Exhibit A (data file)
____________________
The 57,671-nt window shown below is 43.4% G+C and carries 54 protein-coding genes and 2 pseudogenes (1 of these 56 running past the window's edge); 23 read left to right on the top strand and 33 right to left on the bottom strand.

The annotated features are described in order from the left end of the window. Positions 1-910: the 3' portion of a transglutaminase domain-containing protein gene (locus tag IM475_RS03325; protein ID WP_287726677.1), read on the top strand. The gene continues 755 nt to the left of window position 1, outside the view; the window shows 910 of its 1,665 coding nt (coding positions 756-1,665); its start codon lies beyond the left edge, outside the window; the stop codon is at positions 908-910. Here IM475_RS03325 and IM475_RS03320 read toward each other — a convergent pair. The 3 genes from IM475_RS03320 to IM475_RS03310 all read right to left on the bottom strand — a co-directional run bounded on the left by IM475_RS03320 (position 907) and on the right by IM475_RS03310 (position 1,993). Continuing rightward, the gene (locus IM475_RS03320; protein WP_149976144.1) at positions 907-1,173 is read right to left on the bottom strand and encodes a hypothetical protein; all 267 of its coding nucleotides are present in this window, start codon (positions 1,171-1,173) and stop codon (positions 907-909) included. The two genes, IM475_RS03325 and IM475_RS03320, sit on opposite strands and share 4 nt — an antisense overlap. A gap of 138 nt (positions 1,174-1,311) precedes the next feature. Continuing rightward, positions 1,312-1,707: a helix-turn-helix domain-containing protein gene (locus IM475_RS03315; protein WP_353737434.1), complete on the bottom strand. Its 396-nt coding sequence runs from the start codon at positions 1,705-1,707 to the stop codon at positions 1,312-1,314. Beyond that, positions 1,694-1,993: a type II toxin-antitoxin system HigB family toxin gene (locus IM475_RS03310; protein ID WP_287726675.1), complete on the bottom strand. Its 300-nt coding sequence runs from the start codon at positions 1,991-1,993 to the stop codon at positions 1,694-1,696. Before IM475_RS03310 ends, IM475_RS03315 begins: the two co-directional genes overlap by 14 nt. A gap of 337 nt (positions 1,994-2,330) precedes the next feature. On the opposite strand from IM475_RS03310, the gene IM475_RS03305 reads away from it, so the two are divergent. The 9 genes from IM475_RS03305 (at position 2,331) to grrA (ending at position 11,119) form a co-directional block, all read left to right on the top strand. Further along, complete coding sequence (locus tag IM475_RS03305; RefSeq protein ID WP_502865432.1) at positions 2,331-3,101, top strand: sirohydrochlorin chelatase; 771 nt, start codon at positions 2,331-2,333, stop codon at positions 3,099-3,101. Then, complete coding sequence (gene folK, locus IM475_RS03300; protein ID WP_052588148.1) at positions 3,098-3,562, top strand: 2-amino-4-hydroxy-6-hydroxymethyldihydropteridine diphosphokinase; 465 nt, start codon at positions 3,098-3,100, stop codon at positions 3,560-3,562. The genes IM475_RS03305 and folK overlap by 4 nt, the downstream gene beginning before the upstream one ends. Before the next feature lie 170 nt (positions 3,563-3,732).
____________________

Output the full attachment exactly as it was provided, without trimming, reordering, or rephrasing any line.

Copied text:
The 57,671-nt window shown below is 43.4% G+C and carries 54 protein-coding genes and 2 pseudogenes (1 of these 56 running past the window's edge); 23 read left to right on the top strand and 33 right to left on the bottom strand.

The annotated features are described in order from the left end of the window. Positions 1-910: the 3' portion of a transglutaminase domain-containing protein gene (locus tag IM475_RS03325; protein ID WP_287726677.1), read on the top strand. The gene continues 755 nt to the left of window position 1, outside the view; the window shows 910 of its 1,665 coding nt (coding positions 756-1,665); its start codon lies beyond the left edge, outside the window; the stop codon is at positions 908-910. Here IM475_RS03325 and IM475_RS03320 read toward each other — a convergent pair. The 3 genes from IM475_RS03320 to IM475_RS03310 all read right to left on the bottom strand — a co-directional run bounded on the left by IM475_RS03320 (position 907) and on the right by IM475_RS03310 (position 1,993). Continuing rightward, the gene (locus IM475_RS03320; protein WP_149976144.1) at positions 907-1,173 is read right to left on the bottom strand and encodes a hypothetical protein; all 267 of its coding nucleotides are present in this window, start codon (positions 1,171-1,173) and stop codon (positions 907-909) included. The two genes, IM475_RS03325 and IM475_RS03320, sit on opposite strands and share 4 nt — an antisense overlap. A gap of 138 nt (positions 1,174-1,311) precedes the next feature. Continuing rightward, positions 1,312-1,707: a helix-turn-helix domain-containing protein gene (locus IM475_RS03315; protein WP_353737434.1), complete on the bottom strand. Its 396-nt coding sequence runs from the start codon at positions 1,705-1,707 to the stop codon at positions 1,312-1,314. Beyond that, positions 1,694-1,993: a type II toxin-antitoxin system HigB family toxin gene (locus IM475_RS03310; protein ID WP_287726675.1), complete on the bottom strand. Its 300-nt coding sequence runs from the start codon at positions 1,991-1,993 to the stop codon at positions 1,694-1,696. Before IM475_RS03310 ends, IM475_RS03315 begins: the two co-directional genes overlap by 14 nt. A gap of 337 nt (positions 1,994-2,330) precedes the next feature. On the opposite strand from IM475_RS03310, the gene IM475_RS03305 reads away from it, so the two are divergent. The 9 genes from IM475_RS03305 (at position 2,331) to grrA (ending at position 11,119) form a co-directional block, all read left to right on the top strand. Further along, complete coding sequence (locus tag IM475_RS03305; RefSeq protein ID WP_502865432.1) at positions 2,331-3,101, top strand: sirohydrochlorin chelatase; 771 nt, start codon at positions 2,331-2,333, stop codon at positions 3,099-3,101. Then, complete coding sequence (gene folK, locus IM475_RS03300; protein ID WP_052588148.1) at positions 3,098-3,562, top strand: 2-amino-4-hydroxy-6-hydroxymethyldihydropteridine diphosphokinase; 465 nt, start codon at positions 3,098-3,100, stop codon at positions 3,560-3,562. The genes IM475_RS03305 and folK overlap by 4 nt, the downstream gene beginning before the upstream one ends. Before the next feature lie 170 nt (positions 3,563-3,732).